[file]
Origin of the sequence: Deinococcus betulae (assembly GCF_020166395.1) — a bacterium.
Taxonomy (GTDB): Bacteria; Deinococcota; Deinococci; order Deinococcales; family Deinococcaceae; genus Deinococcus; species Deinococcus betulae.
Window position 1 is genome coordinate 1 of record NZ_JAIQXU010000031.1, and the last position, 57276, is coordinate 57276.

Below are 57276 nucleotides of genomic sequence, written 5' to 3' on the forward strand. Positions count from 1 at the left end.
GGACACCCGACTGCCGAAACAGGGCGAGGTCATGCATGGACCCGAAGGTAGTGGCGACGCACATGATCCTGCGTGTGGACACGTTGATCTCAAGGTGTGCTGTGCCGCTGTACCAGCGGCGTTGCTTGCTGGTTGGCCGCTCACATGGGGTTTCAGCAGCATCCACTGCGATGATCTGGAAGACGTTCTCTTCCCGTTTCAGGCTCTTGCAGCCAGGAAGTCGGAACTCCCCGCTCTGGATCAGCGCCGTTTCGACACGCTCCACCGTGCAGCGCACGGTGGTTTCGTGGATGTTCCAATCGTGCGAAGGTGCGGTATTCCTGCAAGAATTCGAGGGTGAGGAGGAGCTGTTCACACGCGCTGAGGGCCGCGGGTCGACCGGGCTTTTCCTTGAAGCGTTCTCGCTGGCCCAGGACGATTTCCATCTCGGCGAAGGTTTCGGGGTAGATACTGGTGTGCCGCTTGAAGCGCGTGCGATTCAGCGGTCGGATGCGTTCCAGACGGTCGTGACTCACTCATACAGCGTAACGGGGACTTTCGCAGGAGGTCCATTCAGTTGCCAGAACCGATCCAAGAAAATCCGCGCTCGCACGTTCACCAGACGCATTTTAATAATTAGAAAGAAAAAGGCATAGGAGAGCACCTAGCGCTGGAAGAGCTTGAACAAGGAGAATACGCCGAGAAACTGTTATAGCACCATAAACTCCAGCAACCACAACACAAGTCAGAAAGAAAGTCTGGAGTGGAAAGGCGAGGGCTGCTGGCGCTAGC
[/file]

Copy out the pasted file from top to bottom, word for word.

Origin of the sequence: Deinococcus betulae (assembly GCF_020166395.1) — a bacterium.
Taxonomy (GTDB): Bacteria; Deinococcota; Deinococci; order Deinococcales; family Deinococcaceae; genus Deinococcus; species Deinococcus betulae.
Window position 1 is genome coordinate 1 of record NZ_JAIQXU010000031.1, and the last position, 57276, is coordinate 57276.

Below are 57276 nucleotides of genomic sequence, written 5' to 3' on the forward strand. Positions count from 1 at the left end.
GGACACCCGACTGCCGAAACAGGGCGAGGTCATGCATGGACCCGAAGGTAGTGGCGACGCACATGATCCTGCGTGTGGACACGTTGATCTCAAGGTGTGCTGTGCCGCTGTACCAGCGGCGTTGCTTGCTGGTTGGCCGCTCACATGGGGTTTCAGCAGCATCCACTGCGATGATCTGGAAGACGTTCTCTTCCCGTTTCAGGCTCTTGCAGCCAGGAAGTCGGAACTCCCCGCTCTGGATCAGCGCCGTTTCGACACGCTCCACCGTGCAGCGCACGGTGGTTTCGTGGATGTTCCAATCGTGCGAAGGTGCGGTATTCCTGCAAGAATTCGAGGGTGAGGAGGAGCTGTTCACACGCGCTGAGGGCCGCGGGTCGACCGGGCTTTTCCTTGAAGCGTTCTCGCTGGCCCAGGACGATTTCCATCTCGGCGAAGGTTTCGGGGTAGATACTGGTGTGCCGCTTGAAGCGCGTGCGATTCAGCGGTCGGATGCGTTCCAGACGGTCGTGACTCACTCATACAGCGTAACGGGGACTTTCGCAGGAGGTCCATTCAGTTGCCAGAACCGATCCAAGAAAATCCGCGCTCGCACGTTCACCAGACGCATTTTAATAATTAGAAAGAAAAAGGCATAGGAGAGCACCTAGCGCTGGAAGAGCTTGAACAAGGAGAATACGCCGAGAAACTGTTATAGCACCATAAACTCCAGCAACCACAACACAAGTCAGAAAGAAAGTCTGGAGTGGAAAGGCGAGGGCTGCTGGCGCTAGC